Norway has had a long history of a great deal of homogeneity in the faith arena. Since the Reformation, the country has been Evangelical Lutheran, including in its constitution, up until 2008. The constitution was changed on this issue for the first time in 2008. So that meant that until then, Norway was, as a country, confessional. It had a public religion that was constitutionally decided to be Evangelical Lutheran. That meant also that an Evangelical Lutheran Church, the Church of Norway has been the state church or established church up until recently, 2008. The real changes in this church came in 2012, since changing the constitution requires the decision of two consecutive parliaments. Now the changed constitution says that the Church of Norway in the new formulation, is the “volk church” of Norway, and will continue to be supported "as such," meaning financially supported as well, by the state.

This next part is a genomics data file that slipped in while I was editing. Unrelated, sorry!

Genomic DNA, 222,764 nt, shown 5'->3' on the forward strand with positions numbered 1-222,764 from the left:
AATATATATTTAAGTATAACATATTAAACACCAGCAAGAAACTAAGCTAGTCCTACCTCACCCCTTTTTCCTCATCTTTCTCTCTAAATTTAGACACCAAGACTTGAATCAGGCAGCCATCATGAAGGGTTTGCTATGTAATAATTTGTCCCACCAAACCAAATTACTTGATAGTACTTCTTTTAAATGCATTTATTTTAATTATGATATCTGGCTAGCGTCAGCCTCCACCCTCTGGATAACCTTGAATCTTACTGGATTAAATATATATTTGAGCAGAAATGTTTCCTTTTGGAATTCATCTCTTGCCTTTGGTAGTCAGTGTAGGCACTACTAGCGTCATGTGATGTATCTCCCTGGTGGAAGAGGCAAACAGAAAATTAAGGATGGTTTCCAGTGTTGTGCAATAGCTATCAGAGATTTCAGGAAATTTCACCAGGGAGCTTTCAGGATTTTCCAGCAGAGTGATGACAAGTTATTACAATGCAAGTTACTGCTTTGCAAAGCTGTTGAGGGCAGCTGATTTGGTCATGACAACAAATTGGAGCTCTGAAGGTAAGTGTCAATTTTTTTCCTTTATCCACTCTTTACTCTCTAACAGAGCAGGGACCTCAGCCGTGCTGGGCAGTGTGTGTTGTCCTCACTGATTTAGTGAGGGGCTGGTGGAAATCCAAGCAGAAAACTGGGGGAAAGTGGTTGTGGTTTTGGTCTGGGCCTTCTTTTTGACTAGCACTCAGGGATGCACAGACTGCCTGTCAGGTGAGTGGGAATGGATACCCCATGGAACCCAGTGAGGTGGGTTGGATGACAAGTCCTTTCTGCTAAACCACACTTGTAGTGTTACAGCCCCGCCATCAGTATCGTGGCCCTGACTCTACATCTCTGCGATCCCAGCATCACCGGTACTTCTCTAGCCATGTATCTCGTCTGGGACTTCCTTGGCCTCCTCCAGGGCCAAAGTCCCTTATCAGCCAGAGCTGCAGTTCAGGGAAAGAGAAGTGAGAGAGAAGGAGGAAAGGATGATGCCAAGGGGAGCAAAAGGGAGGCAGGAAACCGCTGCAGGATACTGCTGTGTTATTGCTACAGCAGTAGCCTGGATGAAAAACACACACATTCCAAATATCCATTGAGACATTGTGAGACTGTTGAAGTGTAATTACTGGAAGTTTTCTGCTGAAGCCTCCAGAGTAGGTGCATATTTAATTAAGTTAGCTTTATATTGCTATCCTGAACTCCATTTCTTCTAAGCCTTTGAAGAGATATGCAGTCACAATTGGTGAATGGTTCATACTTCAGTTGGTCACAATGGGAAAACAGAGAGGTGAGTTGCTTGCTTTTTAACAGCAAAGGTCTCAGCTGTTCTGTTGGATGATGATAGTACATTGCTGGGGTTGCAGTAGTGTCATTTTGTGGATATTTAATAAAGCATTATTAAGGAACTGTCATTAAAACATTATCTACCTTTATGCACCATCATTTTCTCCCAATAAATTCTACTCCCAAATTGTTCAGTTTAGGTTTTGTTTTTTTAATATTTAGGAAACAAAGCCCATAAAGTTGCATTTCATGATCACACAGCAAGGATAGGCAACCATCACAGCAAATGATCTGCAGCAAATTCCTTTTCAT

What is meant by the “volk” church? Of the people?

Folkekirke” -- literally, people-church. It's an almost technical term, multilayered. And it's not clear whether this is a juridical term, a legal term, a theological term, or a political term. And who decides what it means to be a people's church or a folk church? But it is in the constitution for the first time from 2008. And the constitution dates from 1814, so it's an interesting change. But it also says that for all other faith communities, there's freedom of religion or belief (FoRB) in Norway. In the relevant paragraph in the constitution, it also says, "All other faith communities shall be supported in likewise." So, in an equal manner. So that means that there should be some kind of not just theoretical treatment of equality, but also practical, in terms of financing and facilitating services in the public institutions and so on, so forth.